Confusion is the usual state of affairs for anyone, students and mathematicians (really) alike, working on a new and unfamiliar math problem. When a math teacher writes a problem on the board and then immediately solves it, the impression is given that any math problem is solved by writing down the problem, immediately knowing how to solve it, and then solving it. In fact, doing mathematics is rarely like that. Don't worry just because you don't know where to start. Know that when you are confused about a math problem, you are not alone.
The ProblemSolving Seminar
When solving a math problem, persistance is trying various keys until you find one that unlocks the problem. The keys are problemsolving strategies. What is a problemsolving strategy? It’s what to try on a math problem when you don’t know what to try. Although there are a vast number of mathematical problems, only a small number of problemsolving strategies, in conjunction with basic mathematical knowledge, is required to tackle almost all of them. To learn more about problemsolving strategies, take MATH 281. The ProblemSolving Seminar.
In MATH 281, problemsolving strategies are studied and applied to a wide range of problems. As the same techniques are applied to widelyvarying problems in calculus, discrete mathematics, geometry, and other areas, mathematics is revealed as a unified discipline rather than a collection of unrelated topics. The Seminar emphasizes the value of attempts and partial solutions—when a problemsolving technique does not seem to work on a particular problem, progress has been made on the problem and insight has been gained into the technique.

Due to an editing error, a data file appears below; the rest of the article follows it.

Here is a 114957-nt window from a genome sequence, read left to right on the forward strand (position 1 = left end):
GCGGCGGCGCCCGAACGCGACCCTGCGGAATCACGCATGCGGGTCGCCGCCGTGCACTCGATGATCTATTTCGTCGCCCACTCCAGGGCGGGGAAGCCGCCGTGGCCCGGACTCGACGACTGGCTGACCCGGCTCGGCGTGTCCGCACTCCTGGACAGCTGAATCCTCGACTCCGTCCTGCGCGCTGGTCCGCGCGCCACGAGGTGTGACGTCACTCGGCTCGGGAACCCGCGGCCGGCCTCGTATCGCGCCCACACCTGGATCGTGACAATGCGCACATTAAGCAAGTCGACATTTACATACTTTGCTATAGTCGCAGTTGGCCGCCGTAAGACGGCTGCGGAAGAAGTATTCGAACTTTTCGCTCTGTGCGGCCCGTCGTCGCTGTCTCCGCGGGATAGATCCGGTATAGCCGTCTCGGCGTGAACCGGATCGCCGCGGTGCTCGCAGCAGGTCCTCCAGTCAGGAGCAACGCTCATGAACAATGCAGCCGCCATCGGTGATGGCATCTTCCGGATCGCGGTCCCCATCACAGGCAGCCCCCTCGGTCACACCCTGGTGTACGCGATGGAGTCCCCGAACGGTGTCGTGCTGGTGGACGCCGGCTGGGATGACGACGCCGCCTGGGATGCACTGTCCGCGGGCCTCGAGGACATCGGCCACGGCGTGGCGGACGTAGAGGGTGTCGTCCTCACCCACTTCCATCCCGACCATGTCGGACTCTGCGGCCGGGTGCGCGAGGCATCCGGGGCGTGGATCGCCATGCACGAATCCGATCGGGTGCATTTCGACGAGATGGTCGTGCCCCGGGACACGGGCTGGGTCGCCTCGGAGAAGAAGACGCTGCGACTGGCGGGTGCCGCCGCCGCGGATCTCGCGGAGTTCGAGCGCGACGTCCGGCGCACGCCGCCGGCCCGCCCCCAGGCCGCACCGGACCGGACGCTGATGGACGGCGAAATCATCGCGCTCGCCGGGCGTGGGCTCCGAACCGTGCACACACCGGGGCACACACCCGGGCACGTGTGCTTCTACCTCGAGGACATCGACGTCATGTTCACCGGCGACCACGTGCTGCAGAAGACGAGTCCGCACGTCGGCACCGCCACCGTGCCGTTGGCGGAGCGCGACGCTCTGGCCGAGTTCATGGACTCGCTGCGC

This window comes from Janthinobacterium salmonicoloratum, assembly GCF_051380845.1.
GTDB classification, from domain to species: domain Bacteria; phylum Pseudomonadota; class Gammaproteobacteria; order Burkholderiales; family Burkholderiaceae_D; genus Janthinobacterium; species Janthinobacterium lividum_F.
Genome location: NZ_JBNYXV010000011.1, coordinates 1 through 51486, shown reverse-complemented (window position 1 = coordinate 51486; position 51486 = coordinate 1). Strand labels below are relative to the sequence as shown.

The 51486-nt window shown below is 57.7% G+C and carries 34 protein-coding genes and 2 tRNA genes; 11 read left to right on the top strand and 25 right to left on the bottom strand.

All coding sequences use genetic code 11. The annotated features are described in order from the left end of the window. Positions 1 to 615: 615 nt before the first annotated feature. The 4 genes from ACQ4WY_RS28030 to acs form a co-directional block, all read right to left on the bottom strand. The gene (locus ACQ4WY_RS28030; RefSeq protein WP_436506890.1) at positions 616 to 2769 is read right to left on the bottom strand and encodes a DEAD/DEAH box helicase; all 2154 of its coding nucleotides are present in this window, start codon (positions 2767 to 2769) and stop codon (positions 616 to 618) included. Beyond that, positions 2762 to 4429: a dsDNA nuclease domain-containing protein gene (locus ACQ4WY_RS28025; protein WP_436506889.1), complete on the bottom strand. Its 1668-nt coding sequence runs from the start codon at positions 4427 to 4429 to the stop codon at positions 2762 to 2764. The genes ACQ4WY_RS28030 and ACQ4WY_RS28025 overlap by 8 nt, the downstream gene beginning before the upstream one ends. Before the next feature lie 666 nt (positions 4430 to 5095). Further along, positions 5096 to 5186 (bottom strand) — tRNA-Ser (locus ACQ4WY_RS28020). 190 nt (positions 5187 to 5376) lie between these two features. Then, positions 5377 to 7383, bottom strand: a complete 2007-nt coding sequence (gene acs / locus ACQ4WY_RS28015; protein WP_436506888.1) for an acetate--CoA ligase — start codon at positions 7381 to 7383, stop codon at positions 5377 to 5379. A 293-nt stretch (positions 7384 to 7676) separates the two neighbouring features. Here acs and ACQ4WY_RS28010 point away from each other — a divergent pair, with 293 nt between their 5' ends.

MATH 281 is a onecredit course offered during the fall semester. The prerequisites are MATH 152. Calculus II and MATH 207. Discrete Mathematics I. MATH 281 may be repeated for credit.
During previous ProblemSolving Seminars, students solved problems posed in the problems sections of the national undergraduate journals Math Horizons, The College Mathematics Journal, and the Pi Mu Epsilon Journal.
For more information...
...about Bona's Bonus Problems or The ProblemSolving Seminar, contact Dr. Hill (De La Roche 301C, chill@sbu.edu). And don't give up.